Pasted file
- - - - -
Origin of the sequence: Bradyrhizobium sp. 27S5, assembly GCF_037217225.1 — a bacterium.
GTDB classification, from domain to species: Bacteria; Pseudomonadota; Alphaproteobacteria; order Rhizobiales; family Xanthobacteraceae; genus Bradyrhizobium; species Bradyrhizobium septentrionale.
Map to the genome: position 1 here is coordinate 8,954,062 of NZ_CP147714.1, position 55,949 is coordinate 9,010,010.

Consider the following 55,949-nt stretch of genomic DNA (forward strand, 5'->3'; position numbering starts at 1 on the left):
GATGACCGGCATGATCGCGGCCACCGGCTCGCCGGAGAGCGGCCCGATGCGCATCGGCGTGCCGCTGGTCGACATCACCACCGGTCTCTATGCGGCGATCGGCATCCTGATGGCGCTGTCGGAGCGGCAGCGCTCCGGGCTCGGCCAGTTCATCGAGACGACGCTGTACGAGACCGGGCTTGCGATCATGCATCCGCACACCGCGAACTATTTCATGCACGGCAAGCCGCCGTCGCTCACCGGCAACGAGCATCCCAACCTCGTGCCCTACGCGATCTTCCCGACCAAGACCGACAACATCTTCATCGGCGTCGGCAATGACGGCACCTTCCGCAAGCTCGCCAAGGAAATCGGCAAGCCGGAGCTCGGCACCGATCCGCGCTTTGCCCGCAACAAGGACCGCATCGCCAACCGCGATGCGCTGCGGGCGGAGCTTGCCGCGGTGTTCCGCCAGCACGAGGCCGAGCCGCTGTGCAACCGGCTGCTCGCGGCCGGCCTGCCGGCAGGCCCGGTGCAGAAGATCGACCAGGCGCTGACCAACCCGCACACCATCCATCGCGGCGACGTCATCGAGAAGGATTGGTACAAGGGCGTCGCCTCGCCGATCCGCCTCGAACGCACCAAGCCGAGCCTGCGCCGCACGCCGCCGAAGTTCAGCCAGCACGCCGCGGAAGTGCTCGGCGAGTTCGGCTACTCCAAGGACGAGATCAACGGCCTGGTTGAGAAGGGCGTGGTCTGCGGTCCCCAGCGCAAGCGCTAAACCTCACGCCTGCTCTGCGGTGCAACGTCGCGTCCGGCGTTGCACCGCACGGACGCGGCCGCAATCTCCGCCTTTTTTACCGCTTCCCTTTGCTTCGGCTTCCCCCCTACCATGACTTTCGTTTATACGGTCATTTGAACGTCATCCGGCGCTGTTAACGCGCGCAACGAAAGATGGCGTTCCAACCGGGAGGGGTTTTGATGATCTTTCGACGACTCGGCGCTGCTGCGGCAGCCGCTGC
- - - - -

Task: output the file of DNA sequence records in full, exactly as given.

Origin of the sequence: Bradyrhizobium sp. 27S5, assembly GCF_037217225.1 — a bacterium.
GTDB classification, from domain to species: Bacteria; Pseudomonadota; Alphaproteobacteria; order Rhizobiales; family Xanthobacteraceae; genus Bradyrhizobium; species Bradyrhizobium septentrionale.
Map to the genome: position 1 here is coordinate 8,954,062 of NZ_CP147714.1, position 55,949 is coordinate 9,010,010.

Consider the following 55,949-nt stretch of genomic DNA (forward strand, 5'->3'; position numbering starts at 1 on the left):
GATGACCGGCATGATCGCGGCCACCGGCTCGCCGGAGAGCGGCCCGATGCGCATCGGCGTGCCGCTGGTCGACATCACCACCGGTCTCTATGCGGCGATCGGCATCCTGATGGCGCTGTCGGAGCGGCAGCGCTCCGGGCTCGGCCAGTTCATCGAGACGACGCTGTACGAGACCGGGCTTGCGATCATGCATCCGCACACCGCGAACTATTTCATGCACGGCAAGCCGCCGTCGCTCACCGGCAACGAGCATCCCAACCTCGTGCCCTACGCGATCTTCCCGACCAAGACCGACAACATCTTCATCGGCGTCGGCAATGACGGCACCTTCCGCAAGCTCGCCAAGGAAATCGGCAAGCCGGAGCTCGGCACCGATCCGCGCTTTGCCCGCAACAAGGACCGCATCGCCAACCGCGATGCGCTGCGGGCGGAGCTTGCCGCGGTGTTCCGCCAGCACGAGGCCGAGCCGCTGTGCAACCGGCTGCTCGCGGCCGGCCTGCCGGCAGGCCCGGTGCAGAAGATCGACCAGGCGCTGACCAACCCGCACACCATCCATCGCGGCGACGTCATCGAGAAGGATTGGTACAAGGGCGTCGCCTCGCCGATCCGCCTCGAACGCACCAAGCCGAGCCTGCGCCGCACGCCGCCGAAGTTCAGCCAGCACGCCGCGGAAGTGCTCGGCGAGTTCGGCTACTCCAAGGACGAGATCAACGGCCTGGTTGAGAAGGGCGTGGTCTGCGGTCCCCAGCGCAAGCGCTAAACCTCACGCCTGCTCTGCGGTGCAACGTCGCGTCCGGCGTTGCACCGCACGGACGCGGCCGCAATCTCCGCCTTTTTTACCGCTTCCCTTTGCTTCGGCTTCCCCCCTACCATGACTTTCGTTTATACGGTCATTTGAACGTCATCCGGCGCTGTTAACGCGCGCAACGAAAGATGGCGTTCCAACCGGGAGGGGTTTTGATGATCTTTCGACGACTCGGCGCTGCTGCGGCAGCCGCTGC